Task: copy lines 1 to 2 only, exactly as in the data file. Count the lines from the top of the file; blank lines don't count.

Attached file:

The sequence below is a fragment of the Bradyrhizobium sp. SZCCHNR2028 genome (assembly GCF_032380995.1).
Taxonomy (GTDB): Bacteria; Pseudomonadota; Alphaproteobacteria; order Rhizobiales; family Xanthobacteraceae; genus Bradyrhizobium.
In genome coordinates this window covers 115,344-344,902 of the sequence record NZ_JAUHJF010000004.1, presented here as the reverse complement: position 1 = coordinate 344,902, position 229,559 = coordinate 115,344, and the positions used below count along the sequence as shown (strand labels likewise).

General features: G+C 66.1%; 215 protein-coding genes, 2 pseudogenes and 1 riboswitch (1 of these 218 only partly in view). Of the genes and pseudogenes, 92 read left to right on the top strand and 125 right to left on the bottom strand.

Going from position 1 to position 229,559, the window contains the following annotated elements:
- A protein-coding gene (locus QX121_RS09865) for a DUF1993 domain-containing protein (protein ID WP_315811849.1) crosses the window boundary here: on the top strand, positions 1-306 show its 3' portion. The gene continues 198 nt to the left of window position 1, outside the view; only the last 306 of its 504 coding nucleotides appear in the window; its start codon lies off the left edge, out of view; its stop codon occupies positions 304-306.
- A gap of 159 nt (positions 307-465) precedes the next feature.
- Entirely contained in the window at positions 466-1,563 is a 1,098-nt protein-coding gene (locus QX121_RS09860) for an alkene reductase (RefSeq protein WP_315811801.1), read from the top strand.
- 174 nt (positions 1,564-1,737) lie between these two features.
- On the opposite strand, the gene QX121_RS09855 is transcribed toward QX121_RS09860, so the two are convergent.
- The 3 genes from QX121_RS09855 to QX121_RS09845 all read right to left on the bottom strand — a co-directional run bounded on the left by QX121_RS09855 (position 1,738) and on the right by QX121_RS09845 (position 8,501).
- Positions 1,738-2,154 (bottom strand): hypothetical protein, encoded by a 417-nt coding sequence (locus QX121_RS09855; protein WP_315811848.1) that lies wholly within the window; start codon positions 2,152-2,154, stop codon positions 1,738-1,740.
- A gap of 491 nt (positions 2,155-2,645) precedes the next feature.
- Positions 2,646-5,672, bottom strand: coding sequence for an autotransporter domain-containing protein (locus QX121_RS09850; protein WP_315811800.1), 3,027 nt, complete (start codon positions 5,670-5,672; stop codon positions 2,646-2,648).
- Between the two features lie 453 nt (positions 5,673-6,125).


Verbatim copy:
The sequence below is a fragment of the Bradyrhizobium sp. SZCCHNR2028 genome (assembly GCF_032380995.1).
Taxonomy (GTDB): Bacteria; Pseudomonadota; Alphaproteobacteria; order Rhizobiales; family Xanthobacteraceae; genus Bradyrhizobium.